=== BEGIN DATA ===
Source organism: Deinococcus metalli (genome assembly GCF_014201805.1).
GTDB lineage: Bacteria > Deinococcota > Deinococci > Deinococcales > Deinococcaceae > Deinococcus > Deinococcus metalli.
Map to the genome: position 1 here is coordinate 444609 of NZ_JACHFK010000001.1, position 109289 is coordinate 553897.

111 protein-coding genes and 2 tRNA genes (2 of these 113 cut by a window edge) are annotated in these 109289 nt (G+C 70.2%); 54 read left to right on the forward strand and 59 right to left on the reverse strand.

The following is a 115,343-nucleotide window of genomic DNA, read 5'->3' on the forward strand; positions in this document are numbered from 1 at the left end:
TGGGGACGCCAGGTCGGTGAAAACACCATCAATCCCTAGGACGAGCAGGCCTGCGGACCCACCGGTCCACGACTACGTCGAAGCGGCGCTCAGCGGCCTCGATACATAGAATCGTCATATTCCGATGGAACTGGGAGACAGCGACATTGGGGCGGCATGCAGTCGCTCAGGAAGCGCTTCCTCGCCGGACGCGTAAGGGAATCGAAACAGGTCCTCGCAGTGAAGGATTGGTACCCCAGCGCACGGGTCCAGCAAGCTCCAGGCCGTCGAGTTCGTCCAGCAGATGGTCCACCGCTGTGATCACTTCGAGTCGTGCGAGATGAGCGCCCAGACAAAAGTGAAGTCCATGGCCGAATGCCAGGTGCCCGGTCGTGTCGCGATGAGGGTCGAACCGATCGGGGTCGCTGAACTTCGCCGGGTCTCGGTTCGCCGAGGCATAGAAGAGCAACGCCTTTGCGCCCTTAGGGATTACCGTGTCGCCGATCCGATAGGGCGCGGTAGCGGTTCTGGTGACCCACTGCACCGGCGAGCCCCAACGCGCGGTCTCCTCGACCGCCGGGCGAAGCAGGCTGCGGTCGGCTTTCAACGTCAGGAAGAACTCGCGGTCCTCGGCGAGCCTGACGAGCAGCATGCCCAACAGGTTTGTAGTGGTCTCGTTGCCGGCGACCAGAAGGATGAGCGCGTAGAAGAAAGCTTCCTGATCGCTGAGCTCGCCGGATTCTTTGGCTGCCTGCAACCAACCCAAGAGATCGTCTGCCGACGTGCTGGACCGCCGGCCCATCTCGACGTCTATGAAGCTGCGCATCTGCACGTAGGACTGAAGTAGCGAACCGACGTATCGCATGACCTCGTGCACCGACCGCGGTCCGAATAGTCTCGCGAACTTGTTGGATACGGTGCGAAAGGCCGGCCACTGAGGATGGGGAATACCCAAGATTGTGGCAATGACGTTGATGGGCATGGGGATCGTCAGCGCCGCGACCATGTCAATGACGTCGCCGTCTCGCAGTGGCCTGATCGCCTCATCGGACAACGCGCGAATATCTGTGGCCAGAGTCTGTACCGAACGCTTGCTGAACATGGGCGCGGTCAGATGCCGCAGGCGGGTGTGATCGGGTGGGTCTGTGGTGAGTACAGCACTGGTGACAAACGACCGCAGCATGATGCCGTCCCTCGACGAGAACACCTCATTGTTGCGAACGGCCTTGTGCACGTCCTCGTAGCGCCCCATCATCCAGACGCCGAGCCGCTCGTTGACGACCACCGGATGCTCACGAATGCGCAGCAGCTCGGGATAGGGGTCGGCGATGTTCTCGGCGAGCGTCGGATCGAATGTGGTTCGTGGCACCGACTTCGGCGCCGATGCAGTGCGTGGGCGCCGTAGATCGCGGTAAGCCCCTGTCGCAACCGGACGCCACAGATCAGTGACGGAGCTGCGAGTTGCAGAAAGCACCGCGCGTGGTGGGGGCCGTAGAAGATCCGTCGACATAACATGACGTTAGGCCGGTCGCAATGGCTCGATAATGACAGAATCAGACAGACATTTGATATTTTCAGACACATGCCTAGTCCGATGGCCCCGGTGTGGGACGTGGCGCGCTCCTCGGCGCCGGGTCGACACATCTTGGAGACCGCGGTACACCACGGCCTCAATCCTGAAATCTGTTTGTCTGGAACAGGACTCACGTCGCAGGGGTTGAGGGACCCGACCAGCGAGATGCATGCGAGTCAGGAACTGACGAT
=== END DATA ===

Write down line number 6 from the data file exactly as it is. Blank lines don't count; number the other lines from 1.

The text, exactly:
TGGGGACGCCAGGTCGGTGAAAACACCATCAATCCCTAGGACGAGCAGGCCTGCGGACCCACCGGTCCACGACTACGTCGAAGCGGCGCTCAGCGGCCTCGATACATAGAATCGTCATATTCCGATGGAACTGGGAGACAGCGACATTGGGGCGGCATGCAGTCGCTCAGGAAGCGCTTCCTCGCCGGACGCGTAAGGGAATCGAAACAGGTCCTCGCAGTGAAGGATTGGTACCCCAGCGCACGGGTCCAGCAAGCTCCAGGCCGTCGAGTTCGTCCAGCAGATGGTCCACCGCTGTGATCACTTCGAGTCGTGCGAGATGAGCGCCCAGACAAAAGTGAAGTCCATGGCCGAATGCCAGGTGCCCGGTCGTGTCGCGATGAGGGTCGAACCGATCGGGGTCGCTGAACTTCGCCGGGTCTCGGTTCGCCGAGGCATAGAAGAGCAACGCCTTTGCGCCCTTAGGGATTACCGTGTCGCCGATCCGATAGGGCGCGGTAGCGGTTCTGGTGACCCACTGCACCGGCGAGCCCCAACGCGCGGTCTCCTCGACCGCCGGGCGAAGCAGGCTGCGGTCGGCTTTCAACGTCAGGAAGAACTCGCGGTCCTCGGCGAGCCTGACGAGCAGCATGCCCAACAGGTTTGTAGTGGTCTCGTTGCCGGCGACCAGAAGGATGAGCGCGTAGAAGAAAGCTTCCTGATCGCTGAGCTCGCCGGATTCTTTGGCTGCCTGCAACCAACCCAAGAGATCGTCTGCCGACGTGCTGGACCGCCGGCCCATCTCGACGTCTATGAAGCTGCGCATCTGCACGTAGGACTGAAGTAGCGAACCGACGTATCGCATGACCTCGTGCACCGACCGCGGTCCGAATAGTCTCGCGAACTTGTTGGATACGGTGCGAAAGGCCGGCCACTGAGGATGGGGAATACCCAAGATTGTGGCAATGACGTTGATGGGCATGGGGATCGTCAGCGCCGCGACCATGTCAATGACGTCGCCGTCTCGCAGTGGCCTGATCGCCTCATCGGACAACGCGCGAATATCTGTGGCCAGAGTCTGTACCGAACGCTTGCTGAACATGGGCGCGGTCAGATGCCGCAGGCGGGTGTGATCGGGTGGGTCTGTGGTGAGTACAGCACTGGTGACAAACGACCGCAGCATGATGCCGTCCCTCGACGAGAACACCTCATTGTTGCGAACGGCCTTGTGCACGTCCTCGTAGCGCCCCATCATCCAGACGCCGAGCCGCTCGTTGACGACCACCGGATGCTCACGAATGCGCAGCAGCTCGGGATAGGGGTCGGCGATGTTCTCGGCGAGCGTCGGATCGAATGTGGTTCGTGGCACCGACTTCGGCGCCGATGCAGTGCGTGGGCGCCGTAGATCGCGGTAAGCCCCTGTCGCAACCGGACGCCACAGATCAGTGACGGAGCTGCGAGTTGCAGAAAGCACCGCGCGTGGTGGGGGCCGTAGAAGATCCGTCGACATAACATGACGTTAGGCCGGTCGCAATGGCTCGATAATGACAGAATCAGACAGACATTTGATATTTTCAGACACATGCCTAGTCCGATGGCCCCGGTGTGGGACGTGGCGCGCTCCTCGGCGCCGGGTCGACACATCTTGGAGACCGCGGTACACCACGGCCTCAATCCTGAAATCTGTTTGTCTGGAACAGGACTCACGTCGCAGGGGTTGAGGGACCCGACCAGCGAGATGCATGCGAGTCAGGAACTGACGAT